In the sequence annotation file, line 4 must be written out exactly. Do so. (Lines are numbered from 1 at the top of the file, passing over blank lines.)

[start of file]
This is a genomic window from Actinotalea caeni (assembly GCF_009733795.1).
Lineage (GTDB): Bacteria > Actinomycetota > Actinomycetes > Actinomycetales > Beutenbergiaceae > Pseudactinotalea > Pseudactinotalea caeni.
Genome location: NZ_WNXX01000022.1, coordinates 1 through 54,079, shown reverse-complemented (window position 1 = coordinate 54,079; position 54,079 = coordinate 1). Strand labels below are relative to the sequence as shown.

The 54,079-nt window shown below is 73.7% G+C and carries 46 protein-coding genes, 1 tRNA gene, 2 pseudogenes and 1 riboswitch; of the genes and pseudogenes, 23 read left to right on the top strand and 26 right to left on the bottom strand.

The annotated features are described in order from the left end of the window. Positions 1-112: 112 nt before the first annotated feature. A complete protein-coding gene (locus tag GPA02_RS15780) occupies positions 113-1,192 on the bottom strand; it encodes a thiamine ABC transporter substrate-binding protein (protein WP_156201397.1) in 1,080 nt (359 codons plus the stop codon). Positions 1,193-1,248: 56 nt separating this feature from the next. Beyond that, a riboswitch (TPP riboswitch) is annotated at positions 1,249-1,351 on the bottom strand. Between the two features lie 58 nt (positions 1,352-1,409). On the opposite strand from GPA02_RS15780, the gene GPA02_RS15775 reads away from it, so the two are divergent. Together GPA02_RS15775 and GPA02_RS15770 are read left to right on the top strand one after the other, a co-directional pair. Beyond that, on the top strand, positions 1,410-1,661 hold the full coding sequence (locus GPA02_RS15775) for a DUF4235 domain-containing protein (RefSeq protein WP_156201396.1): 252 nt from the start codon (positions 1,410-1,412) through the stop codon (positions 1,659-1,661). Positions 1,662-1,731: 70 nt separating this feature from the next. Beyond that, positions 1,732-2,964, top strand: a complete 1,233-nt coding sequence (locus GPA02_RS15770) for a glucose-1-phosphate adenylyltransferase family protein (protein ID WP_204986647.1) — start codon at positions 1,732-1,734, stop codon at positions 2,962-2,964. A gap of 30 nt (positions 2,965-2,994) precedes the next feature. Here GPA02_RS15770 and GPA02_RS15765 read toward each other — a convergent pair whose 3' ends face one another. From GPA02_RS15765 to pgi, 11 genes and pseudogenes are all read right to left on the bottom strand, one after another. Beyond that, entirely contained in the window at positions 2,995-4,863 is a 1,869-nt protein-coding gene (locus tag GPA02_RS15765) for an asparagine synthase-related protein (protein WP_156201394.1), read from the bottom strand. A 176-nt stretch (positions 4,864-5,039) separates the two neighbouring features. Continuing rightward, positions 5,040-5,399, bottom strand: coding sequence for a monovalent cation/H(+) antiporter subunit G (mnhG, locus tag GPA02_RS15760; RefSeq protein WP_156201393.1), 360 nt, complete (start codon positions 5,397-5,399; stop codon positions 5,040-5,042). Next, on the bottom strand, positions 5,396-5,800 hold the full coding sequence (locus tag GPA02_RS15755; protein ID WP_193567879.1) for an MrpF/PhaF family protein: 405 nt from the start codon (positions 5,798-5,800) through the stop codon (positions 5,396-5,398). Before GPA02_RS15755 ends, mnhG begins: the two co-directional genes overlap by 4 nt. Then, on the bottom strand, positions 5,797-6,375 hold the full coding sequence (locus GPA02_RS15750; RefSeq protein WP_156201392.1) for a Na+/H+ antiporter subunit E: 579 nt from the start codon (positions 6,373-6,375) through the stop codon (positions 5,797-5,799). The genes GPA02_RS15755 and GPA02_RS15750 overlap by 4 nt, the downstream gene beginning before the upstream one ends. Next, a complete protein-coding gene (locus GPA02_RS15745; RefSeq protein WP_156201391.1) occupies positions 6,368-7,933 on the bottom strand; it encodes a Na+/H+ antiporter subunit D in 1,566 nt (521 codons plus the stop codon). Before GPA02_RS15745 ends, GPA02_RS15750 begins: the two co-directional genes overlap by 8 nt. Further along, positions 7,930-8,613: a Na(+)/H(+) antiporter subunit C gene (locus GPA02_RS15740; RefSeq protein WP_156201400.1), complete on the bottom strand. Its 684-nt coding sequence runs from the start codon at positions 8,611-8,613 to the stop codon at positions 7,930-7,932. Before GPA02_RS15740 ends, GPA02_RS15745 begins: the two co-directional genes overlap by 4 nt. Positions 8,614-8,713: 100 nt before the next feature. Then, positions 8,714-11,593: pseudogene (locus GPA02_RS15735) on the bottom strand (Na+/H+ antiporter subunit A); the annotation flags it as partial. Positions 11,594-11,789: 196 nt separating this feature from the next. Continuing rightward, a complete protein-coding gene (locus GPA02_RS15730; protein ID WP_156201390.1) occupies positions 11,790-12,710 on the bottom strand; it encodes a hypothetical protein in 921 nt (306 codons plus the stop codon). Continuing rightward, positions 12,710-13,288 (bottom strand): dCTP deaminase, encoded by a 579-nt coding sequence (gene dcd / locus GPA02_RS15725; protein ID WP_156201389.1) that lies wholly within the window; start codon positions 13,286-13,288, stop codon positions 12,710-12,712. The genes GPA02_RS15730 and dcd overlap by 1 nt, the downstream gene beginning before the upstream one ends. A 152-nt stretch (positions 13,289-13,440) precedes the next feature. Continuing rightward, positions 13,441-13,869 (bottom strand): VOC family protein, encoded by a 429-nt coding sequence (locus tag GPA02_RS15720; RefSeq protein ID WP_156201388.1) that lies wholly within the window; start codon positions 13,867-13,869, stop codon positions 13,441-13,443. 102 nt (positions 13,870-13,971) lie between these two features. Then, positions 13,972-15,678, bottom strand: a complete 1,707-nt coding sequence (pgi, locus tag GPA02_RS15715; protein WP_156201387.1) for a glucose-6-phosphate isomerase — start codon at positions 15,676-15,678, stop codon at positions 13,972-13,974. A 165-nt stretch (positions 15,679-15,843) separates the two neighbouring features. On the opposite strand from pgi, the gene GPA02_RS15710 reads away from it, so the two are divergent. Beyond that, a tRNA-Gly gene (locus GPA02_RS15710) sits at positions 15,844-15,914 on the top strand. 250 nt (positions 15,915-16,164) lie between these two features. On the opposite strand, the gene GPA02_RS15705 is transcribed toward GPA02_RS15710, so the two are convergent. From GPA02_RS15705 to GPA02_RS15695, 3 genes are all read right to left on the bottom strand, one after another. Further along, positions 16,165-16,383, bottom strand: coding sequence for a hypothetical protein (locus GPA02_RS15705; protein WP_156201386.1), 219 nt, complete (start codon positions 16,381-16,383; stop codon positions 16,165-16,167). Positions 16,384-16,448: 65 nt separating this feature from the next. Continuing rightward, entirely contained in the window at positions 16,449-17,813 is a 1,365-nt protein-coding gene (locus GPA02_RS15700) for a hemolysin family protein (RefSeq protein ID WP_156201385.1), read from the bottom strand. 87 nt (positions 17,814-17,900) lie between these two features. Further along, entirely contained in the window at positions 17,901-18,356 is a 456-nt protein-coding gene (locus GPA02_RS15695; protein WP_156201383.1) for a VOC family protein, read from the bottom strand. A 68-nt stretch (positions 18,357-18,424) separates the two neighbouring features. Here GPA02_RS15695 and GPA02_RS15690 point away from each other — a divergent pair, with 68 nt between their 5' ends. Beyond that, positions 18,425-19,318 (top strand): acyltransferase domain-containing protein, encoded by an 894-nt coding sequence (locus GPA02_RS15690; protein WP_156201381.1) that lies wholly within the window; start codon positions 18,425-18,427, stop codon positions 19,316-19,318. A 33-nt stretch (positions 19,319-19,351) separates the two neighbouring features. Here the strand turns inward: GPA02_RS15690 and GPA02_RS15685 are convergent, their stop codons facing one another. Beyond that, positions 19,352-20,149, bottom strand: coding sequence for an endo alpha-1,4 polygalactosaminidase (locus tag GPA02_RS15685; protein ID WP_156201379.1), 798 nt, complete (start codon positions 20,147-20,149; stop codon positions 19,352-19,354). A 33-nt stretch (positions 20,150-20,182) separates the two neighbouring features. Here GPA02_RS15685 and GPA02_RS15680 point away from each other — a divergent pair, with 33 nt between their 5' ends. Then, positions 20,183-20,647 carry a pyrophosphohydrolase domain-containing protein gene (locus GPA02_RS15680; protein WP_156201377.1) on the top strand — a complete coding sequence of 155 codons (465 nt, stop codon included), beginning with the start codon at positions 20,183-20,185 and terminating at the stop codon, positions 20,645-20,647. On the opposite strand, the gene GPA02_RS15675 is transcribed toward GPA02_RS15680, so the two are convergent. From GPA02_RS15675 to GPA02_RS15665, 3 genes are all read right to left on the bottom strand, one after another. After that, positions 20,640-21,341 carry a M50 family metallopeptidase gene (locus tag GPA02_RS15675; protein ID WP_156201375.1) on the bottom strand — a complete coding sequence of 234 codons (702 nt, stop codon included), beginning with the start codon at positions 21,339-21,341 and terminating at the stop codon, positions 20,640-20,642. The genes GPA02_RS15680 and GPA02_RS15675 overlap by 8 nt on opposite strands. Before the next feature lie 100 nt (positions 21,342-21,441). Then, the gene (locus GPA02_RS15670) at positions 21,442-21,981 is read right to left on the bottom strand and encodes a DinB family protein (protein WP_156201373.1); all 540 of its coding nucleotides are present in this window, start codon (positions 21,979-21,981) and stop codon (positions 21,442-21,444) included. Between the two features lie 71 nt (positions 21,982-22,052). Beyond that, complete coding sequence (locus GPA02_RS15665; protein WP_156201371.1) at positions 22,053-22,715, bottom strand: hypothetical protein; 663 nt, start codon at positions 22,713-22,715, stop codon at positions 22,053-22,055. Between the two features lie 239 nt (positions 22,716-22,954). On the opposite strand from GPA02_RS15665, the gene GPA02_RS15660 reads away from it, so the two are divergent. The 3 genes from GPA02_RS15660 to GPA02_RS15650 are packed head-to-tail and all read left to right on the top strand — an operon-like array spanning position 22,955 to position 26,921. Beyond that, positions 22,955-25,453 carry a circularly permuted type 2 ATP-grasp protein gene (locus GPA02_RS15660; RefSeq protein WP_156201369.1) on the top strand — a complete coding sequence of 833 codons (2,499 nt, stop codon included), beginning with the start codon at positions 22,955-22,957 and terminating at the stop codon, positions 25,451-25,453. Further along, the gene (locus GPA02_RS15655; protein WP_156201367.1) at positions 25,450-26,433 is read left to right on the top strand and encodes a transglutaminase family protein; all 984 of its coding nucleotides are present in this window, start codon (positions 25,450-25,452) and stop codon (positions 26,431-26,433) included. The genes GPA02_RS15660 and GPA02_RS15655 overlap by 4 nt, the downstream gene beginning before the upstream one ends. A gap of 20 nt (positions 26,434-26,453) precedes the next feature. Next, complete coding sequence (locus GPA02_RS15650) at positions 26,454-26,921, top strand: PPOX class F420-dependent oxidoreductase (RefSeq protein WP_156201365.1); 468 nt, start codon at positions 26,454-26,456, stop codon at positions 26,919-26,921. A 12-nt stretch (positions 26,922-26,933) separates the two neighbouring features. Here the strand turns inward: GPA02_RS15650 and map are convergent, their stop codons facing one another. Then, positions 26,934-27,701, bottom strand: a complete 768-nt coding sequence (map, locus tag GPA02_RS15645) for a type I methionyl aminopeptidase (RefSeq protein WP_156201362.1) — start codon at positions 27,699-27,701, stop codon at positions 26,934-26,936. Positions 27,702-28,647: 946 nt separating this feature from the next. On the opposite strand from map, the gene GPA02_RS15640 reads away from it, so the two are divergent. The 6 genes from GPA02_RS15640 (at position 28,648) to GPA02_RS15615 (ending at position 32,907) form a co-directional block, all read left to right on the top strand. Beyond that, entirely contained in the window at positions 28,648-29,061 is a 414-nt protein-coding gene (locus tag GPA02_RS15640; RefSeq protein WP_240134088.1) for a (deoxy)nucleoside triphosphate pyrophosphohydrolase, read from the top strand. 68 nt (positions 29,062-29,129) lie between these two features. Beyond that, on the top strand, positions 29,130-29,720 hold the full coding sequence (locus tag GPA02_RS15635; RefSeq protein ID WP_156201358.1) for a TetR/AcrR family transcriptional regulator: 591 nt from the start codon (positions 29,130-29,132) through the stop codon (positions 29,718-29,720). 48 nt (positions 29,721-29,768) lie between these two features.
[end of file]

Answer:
The 54,079-nt window shown below is 73.7% G+C and carries 46 protein-coding genes, 1 tRNA gene, 2 pseudogenes and 1 riboswitch; of the genes and pseudogenes, 23 read left to right on the top strand and 26 right to left on the bottom strand.